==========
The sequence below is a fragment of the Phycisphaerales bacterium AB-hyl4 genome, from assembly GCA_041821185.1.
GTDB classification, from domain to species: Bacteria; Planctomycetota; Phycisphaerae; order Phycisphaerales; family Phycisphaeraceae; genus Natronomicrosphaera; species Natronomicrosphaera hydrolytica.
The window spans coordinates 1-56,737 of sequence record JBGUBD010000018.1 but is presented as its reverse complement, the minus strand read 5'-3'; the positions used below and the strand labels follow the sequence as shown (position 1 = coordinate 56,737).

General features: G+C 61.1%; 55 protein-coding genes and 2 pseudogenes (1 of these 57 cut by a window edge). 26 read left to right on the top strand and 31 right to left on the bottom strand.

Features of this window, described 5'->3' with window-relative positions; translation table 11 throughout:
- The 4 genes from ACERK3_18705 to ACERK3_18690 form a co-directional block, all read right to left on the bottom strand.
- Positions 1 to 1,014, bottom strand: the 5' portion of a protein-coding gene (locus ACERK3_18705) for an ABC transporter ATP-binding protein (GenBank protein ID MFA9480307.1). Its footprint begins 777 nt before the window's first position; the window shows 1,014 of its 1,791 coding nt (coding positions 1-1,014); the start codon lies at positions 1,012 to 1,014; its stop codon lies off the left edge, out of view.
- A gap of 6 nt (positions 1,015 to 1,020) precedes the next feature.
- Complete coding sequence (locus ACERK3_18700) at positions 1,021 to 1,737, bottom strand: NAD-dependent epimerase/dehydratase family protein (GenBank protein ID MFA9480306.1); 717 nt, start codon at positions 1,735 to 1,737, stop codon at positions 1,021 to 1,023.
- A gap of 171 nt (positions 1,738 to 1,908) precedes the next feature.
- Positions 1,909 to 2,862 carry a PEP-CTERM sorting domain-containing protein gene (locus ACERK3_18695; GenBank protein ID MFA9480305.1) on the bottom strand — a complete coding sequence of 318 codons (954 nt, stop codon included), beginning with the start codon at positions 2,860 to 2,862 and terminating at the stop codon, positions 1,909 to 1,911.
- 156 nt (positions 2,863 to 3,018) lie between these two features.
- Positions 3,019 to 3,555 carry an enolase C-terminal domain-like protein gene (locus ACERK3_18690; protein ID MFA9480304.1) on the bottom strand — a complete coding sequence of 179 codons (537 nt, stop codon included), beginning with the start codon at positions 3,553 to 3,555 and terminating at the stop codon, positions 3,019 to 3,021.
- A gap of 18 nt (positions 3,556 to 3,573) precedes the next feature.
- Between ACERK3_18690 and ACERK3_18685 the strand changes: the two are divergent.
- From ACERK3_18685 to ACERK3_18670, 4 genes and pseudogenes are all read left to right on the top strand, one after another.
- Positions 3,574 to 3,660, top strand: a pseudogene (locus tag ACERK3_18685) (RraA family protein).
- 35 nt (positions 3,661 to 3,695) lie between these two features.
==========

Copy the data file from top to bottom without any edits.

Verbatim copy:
The sequence below is a fragment of the Phycisphaerales bacterium AB-hyl4 genome, from assembly GCA_041821185.1.
GTDB classification, from domain to species: Bacteria; Planctomycetota; Phycisphaerae; order Phycisphaerales; family Phycisphaeraceae; genus Natronomicrosphaera; species Natronomicrosphaera hydrolytica.
The window spans coordinates 1-56,737 of sequence record JBGUBD010000018.1 but is presented as its reverse complement, the minus strand read 5'-3'; the positions used below and the strand labels follow the sequence as shown (position 1 = coordinate 56,737).

General features: G+C 61.1%; 55 protein-coding genes and 2 pseudogenes (1 of these 57 cut by a window edge). 26 read left to right on the top strand and 31 right to left on the bottom strand.

Features of this window, described 5'->3' with window-relative positions; translation table 11 throughout:
- The 4 genes from ACERK3_18705 to ACERK3_18690 form a co-directional block, all read right to left on the bottom strand.
- Positions 1 to 1,014, bottom strand: the 5' portion of a protein-coding gene (locus ACERK3_18705) for an ABC transporter ATP-binding protein (GenBank protein ID MFA9480307.1). Its footprint begins 777 nt before the window's first position; the window shows 1,014 of its 1,791 coding nt (coding positions 1-1,014); the start codon lies at positions 1,012 to 1,014; its stop codon lies off the left edge, out of view.
- A gap of 6 nt (positions 1,015 to 1,020) precedes the next feature.
- Complete coding sequence (locus ACERK3_18700) at positions 1,021 to 1,737, bottom strand: NAD-dependent epimerase/dehydratase family protein (GenBank protein ID MFA9480306.1); 717 nt, start codon at positions 1,735 to 1,737, stop codon at positions 1,021 to 1,023.
- A gap of 171 nt (positions 1,738 to 1,908) precedes the next feature.
- Positions 1,909 to 2,862 carry a PEP-CTERM sorting domain-containing protein gene (locus ACERK3_18695; GenBank protein ID MFA9480305.1) on the bottom strand — a complete coding sequence of 318 codons (954 nt, stop codon included), beginning with the start codon at positions 2,860 to 2,862 and terminating at the stop codon, positions 1,909 to 1,911.
- 156 nt (positions 2,863 to 3,018) lie between these two features.
- Positions 3,019 to 3,555 carry an enolase C-terminal domain-like protein gene (locus ACERK3_18690; protein ID MFA9480304.1) on the bottom strand — a complete coding sequence of 179 codons (537 nt, stop codon included), beginning with the start codon at positions 3,553 to 3,555 and terminating at the stop codon, positions 3,019 to 3,021.
- A gap of 18 nt (positions 3,556 to 3,573) precedes the next feature.
- Between ACERK3_18690 and ACERK3_18685 the strand changes: the two are divergent.
- From ACERK3_18685 to ACERK3_18670, 4 genes and pseudogenes are all read left to right on the top strand, one after another.
- Positions 3,574 to 3,660, top strand: a pseudogene (locus tag ACERK3_18685) (RraA family protein).
- 35 nt (positions 3,661 to 3,695) lie between these two features.